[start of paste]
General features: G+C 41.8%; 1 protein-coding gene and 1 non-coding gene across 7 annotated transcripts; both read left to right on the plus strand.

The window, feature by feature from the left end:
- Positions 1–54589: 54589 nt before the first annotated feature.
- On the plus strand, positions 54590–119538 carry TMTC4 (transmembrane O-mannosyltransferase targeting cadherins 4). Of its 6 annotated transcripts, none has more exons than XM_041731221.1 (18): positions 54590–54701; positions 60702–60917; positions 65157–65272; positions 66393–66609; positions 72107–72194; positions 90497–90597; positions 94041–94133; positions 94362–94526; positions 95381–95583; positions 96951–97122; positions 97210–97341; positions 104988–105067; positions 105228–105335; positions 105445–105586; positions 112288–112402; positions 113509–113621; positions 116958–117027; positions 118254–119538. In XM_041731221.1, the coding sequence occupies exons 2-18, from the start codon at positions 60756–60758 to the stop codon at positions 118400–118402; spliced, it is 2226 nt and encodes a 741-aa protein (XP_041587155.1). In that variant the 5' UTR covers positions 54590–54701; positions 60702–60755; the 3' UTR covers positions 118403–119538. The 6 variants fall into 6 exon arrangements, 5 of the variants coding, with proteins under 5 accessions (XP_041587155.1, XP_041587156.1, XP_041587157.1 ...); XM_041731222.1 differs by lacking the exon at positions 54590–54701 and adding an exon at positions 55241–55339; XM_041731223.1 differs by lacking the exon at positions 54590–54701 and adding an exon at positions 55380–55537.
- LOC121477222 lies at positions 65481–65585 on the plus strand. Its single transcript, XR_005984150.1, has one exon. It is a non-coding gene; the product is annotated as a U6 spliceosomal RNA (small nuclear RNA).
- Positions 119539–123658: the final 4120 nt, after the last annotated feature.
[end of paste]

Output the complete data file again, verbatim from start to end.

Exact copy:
General features: G+C 41.8%; 1 protein-coding gene and 1 non-coding gene across 7 annotated transcripts; both read left to right on the plus strand.

The window, feature by feature from the left end:
- Positions 1–54589: 54589 nt before the first annotated feature.
- On the plus strand, positions 54590–119538 carry TMTC4 (transmembrane O-mannosyltransferase targeting cadherins 4). Of its 6 annotated transcripts, none has more exons than XM_041731221.1 (18): positions 54590–54701; positions 60702–60917; positions 65157–65272; positions 66393–66609; positions 72107–72194; positions 90497–90597; positions 94041–94133; positions 94362–94526; positions 95381–95583; positions 96951–97122; positions 97210–97341; positions 104988–105067; positions 105228–105335; positions 105445–105586; positions 112288–112402; positions 113509–113621; positions 116958–117027; positions 118254–119538. In XM_041731221.1, the coding sequence occupies exons 2-18, from the start codon at positions 60756–60758 to the stop codon at positions 118400–118402; spliced, it is 2226 nt and encodes a 741-aa protein (XP_041587155.1). In that variant the 5' UTR covers positions 54590–54701; positions 60702–60755; the 3' UTR covers positions 118403–119538. The 6 variants fall into 6 exon arrangements, 5 of the variants coding, with proteins under 5 accessions (XP_041587155.1, XP_041587156.1, XP_041587157.1 ...); XM_041731222.1 differs by lacking the exon at positions 54590–54701 and adding an exon at positions 55241–55339; XM_041731223.1 differs by lacking the exon at positions 54590–54701 and adding an exon at positions 55380–55537.
- LOC121477222 lies at positions 65481–65585 on the plus strand. Its single transcript, XR_005984150.1, has one exon. It is a non-coding gene; the product is annotated as a U6 spliceosomal RNA (small nuclear RNA).
- Positions 119539–123658: the final 4120 nt, after the last annotated feature.